We certainly do not want to rush the next few months, however, it’s time to start thinking about the end of the year and what we should expect from the markets heading into 2020. Key themes that we expect to remain in focus include the Fed’s use of monetary policy, global growth, trade with China and stock valuations (to name a few). We also expect conversations around U.S. elections and a slowing U.S. economy to join the daily headlines.
The most consistent message to our clients in these communications over the past several quarters has been to stay committed to your individual investment strategy (despite the plethora of uncertainties surrounding the market). We feel it is necessary to repeat this message once again, as we find ourselves now half way through the year with broad U.S. equities at or near all-time highs.
The current, now longest in history, economic expansion continues and the Fed seems determined to do what it can to keep it going. While we fully acknowledge that a recession is expected to occur, it is our job to avoid making short-term decisions to the detriment of long-term investment objectives. Instead, we want to focus on the strategic decisions that will add real value to you, irrespective of unpredictable market fluctuations. These decisions include, but are certainly not limited to, your global asset allocation strategy, strategic sourcing of distributions, efficient rebalancing and active portfolio tax management.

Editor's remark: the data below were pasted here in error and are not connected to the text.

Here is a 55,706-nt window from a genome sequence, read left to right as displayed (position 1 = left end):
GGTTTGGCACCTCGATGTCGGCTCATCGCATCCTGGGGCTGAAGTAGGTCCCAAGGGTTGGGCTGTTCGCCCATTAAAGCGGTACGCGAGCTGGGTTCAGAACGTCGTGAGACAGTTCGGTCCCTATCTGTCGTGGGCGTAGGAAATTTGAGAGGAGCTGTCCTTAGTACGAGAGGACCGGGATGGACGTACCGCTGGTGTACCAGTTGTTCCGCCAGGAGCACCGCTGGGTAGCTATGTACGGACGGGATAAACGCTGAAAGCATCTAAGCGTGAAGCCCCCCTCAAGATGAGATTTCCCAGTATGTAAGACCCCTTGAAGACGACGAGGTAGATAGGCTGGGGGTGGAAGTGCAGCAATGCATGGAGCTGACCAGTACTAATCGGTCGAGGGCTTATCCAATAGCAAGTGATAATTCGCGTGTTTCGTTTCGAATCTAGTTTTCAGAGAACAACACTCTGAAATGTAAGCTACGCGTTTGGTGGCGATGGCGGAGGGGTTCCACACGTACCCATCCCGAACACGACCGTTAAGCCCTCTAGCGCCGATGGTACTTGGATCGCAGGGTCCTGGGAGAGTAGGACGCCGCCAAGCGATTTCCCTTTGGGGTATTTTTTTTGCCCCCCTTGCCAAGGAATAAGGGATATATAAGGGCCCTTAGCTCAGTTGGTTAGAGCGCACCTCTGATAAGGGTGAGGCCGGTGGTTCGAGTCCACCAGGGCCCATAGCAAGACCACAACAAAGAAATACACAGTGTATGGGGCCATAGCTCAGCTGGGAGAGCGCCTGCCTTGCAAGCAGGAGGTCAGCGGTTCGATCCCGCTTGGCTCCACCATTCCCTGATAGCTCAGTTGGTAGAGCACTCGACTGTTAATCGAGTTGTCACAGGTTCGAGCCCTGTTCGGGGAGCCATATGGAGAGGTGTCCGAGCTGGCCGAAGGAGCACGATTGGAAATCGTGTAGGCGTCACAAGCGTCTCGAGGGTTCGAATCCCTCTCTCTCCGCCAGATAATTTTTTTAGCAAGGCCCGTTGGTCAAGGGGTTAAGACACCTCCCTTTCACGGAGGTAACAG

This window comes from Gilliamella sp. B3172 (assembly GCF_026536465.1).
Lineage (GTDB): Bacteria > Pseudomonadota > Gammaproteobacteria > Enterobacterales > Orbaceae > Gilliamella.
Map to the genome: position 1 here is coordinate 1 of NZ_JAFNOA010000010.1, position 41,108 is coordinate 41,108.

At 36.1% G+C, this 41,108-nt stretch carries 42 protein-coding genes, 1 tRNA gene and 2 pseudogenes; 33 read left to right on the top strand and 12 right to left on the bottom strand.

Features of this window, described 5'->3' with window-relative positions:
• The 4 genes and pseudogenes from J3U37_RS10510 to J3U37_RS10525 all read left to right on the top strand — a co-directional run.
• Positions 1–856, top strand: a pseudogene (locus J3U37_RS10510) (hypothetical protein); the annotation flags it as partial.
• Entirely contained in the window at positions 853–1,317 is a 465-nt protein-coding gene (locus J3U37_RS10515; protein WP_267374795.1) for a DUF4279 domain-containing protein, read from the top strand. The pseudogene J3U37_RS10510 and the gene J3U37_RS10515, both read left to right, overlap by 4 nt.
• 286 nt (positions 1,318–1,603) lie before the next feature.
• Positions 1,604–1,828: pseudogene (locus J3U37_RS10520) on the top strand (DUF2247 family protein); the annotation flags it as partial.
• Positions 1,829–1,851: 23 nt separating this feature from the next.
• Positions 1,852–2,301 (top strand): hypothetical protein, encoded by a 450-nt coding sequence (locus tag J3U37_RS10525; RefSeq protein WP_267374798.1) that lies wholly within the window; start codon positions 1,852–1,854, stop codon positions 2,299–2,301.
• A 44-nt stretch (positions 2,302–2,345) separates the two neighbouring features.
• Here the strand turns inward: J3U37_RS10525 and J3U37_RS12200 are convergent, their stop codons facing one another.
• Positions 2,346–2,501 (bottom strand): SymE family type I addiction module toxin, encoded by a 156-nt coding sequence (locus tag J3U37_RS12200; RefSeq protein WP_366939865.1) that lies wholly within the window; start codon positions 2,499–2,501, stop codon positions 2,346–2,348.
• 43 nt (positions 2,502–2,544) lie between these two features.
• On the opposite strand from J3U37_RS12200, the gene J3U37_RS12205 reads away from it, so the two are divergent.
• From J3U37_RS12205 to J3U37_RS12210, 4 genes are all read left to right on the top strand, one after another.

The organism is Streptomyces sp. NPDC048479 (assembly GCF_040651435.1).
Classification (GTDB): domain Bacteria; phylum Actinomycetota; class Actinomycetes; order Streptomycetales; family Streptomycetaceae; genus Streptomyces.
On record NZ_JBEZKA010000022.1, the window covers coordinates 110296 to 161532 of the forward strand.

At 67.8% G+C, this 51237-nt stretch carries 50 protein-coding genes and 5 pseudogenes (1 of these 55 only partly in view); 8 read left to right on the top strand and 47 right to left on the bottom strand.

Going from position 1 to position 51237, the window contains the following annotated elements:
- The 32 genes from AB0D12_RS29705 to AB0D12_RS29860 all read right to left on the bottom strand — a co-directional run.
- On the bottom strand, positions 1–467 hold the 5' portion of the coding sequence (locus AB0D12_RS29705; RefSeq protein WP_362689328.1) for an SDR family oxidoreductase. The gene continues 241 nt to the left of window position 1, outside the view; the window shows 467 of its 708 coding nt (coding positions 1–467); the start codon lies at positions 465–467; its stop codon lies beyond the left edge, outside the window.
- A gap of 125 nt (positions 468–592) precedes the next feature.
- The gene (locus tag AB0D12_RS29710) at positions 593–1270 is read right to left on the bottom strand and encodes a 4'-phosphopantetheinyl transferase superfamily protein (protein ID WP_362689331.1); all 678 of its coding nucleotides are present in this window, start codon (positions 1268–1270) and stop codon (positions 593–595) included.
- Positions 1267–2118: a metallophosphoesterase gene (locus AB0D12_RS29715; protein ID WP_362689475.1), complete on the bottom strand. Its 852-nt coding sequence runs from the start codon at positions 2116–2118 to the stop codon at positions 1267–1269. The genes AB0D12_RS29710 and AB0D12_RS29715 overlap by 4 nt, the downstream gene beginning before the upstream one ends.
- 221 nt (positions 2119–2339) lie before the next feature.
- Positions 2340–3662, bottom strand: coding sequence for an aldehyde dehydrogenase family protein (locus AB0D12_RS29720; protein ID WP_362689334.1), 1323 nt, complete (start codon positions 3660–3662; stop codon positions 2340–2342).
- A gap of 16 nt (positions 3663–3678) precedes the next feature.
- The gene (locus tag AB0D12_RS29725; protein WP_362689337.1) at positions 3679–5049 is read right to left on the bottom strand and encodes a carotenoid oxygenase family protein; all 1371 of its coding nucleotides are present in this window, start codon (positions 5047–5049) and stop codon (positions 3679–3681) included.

Broad market strength in the first half of 2019
Equity Market Results
Most major equity indexes experienced double-digit growth during the first half of the year. U.S. large cap stocks, represented by the S&P 500 index, were up roughly 18.5%, while international developed and emerging market stocks were up 14% and 10.5%, respectively (1). While a majority of the upside came in the first quarter, investors were still buyers of stocks in the second quarter, reaching all-time highs in many cases. This sharp recovery comes on the heels of a significant market downturn in the fourth quarter of 2018.
Fixed Income Results and Outlook
Fixed income assets are also off to a strong start in 2019. The yield on 10 year U.S. Treasuries declined from 2.7% at year-end 2018 to 2.0% at the end of 2Q 2019. As of June 30, 2019, the Bloomberg Barclays U.S. Aggregate Bond Index was up 6%, municipal bonds were up 5%, investment grade corporate bonds were up over 9%, and high yield bonds were up 10% for the year (2). While the economy can continue to grow at current levels, we have taken notice of the signals coming from the bond market. A cursory glance at the inverted U.S. yield curve suggests recession risks are higher than they were at the start of the year. As we look to the second half of the year, we see historically low spreads to U.S. Treasuries across many fixed income asset classes along with very low yields. Over 20% of the global government bond market is actually yielding less than zero. So, while we do not see significant upside to our fixed income strategies for the balance of the year, we feel exposure to the asset class is important. The benefits of income, diversification and low to negative correlation to equities makes fixed income an important part of our portfolio construction process.